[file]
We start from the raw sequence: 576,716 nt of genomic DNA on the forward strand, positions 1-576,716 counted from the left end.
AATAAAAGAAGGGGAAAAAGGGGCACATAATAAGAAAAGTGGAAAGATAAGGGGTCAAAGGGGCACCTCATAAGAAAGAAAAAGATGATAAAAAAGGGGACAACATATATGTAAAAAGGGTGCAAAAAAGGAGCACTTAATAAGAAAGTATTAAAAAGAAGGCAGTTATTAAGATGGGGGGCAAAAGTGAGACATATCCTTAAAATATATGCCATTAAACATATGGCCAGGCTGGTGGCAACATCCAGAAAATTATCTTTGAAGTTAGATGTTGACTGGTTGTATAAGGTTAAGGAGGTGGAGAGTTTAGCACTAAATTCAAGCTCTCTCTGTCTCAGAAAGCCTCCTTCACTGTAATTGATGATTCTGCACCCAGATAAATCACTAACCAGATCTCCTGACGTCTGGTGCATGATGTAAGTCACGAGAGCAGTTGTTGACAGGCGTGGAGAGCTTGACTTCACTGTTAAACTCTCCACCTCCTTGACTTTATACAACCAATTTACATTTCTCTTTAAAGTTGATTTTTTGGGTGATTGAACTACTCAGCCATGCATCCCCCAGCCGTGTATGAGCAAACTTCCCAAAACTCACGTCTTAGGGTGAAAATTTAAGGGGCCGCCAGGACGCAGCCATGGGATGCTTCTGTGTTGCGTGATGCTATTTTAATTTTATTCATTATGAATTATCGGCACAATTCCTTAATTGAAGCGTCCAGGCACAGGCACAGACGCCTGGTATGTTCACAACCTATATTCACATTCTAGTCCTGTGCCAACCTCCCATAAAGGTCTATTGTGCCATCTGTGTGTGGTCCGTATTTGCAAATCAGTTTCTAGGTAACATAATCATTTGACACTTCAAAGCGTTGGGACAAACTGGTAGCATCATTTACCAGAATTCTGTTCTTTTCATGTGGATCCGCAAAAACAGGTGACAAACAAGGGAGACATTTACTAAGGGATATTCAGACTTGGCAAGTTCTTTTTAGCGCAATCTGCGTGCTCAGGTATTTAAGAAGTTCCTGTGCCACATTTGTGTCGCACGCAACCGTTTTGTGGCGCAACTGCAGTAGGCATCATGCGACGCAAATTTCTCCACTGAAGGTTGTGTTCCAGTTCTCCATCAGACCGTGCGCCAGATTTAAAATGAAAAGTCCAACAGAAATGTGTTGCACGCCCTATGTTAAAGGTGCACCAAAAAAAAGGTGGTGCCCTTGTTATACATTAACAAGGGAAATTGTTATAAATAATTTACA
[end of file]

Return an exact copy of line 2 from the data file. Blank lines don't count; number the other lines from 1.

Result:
AATAAAAGAAGGGGAAAAAGGGGCACATAATAAGAAAAGTGGAAAGATAAGGGGTCAAAGGGGCACCTCATAAGAAAGAAAAAGATGATAAAAAAGGGGACAACATATATGTAAAAAGGGTGCAAAAAAGGAGCACTTAATAAGAAAGTATTAAAAAGAAGGCAGTTATTAAGATGGGGGGCAAAAGTGAGACATATCCTTAAAATATATGCCATTAAACATATGGCCAGGCTGGTGGCAACATCCAGAAAATTATCTTTGAAGTTAGATGTTGACTGGTTGTATAAGGTTAAGGAGGTGGAGAGTTTAGCACTAAATTCAAGCTCTCTCTGTCTCAGAAAGCCTCCTTCACTGTAATTGATGATTCTGCACCCAGATAAATCACTAACCAGATCTCCTGACGTCTGGTGCATGATGTAAGTCACGAGAGCAGTTGTTGACAGGCGTGGAGAGCTTGACTTCACTGTTAAACTCTCCACCTCCTTGACTTTATACAACCAATTTACATTTCTCTTTAAAGTTGATTTTTTGGGTGATTGAACTACTCAGCCATGCATCCCCCAGCCGTGTATGAGCAAACTTCCCAAAACTCACGTCTTAGGGTGAAAATTTAAGGGGCCGCCAGGACGCAGCCATGGGATGCTTCTGTGTTGCGTGATGCTATTTTAATTTTATTCATTATGAATTATCGGCACAATTCCTTAATTGAAGCGTCCAGGCACAGGCACAGACGCCTGGTATGTTCACAACCTATATTCACATTCTAGTCCTGTGCCAACCTCCCATAAAGGTCTATTGTGCCATCTGTGTGTGGTCCGTATTTGCAAATCAGTTTCTAGGTAACATAATCATTTGACACTTCAAAGCGTTGGGACAAACTGGTAGCATCATTTACCAGAATTCTGTTCTTTTCATGTGGATCCGCAAAAACAGGTGACAAACAAGGGAGACATTTACTAAGGGATATTCAGACTTGGCAAGTTCTTTTTAGCGCAATCTGCGTGCTCAGGTATTTAAGAAGTTCCTGTGCCACATTTGTGTCGCACGCAACCGTTTTGTGGCGCAACTGCAGTAGGCATCATGCGACGCAAATTTCTCCACTGAAGGTTGTGTTCCAGTTCTCCATCAGACCGTGCGCCAGATTTAAAATGAAAAGTCCAACAGAAATGTGTTGCACGCCCTATGTTAAAGGTGCACCAAAAAAAAGGTGGTGCCCTTGTTATACATTAACAAGGGAAATTGTTATAAATAATTTACA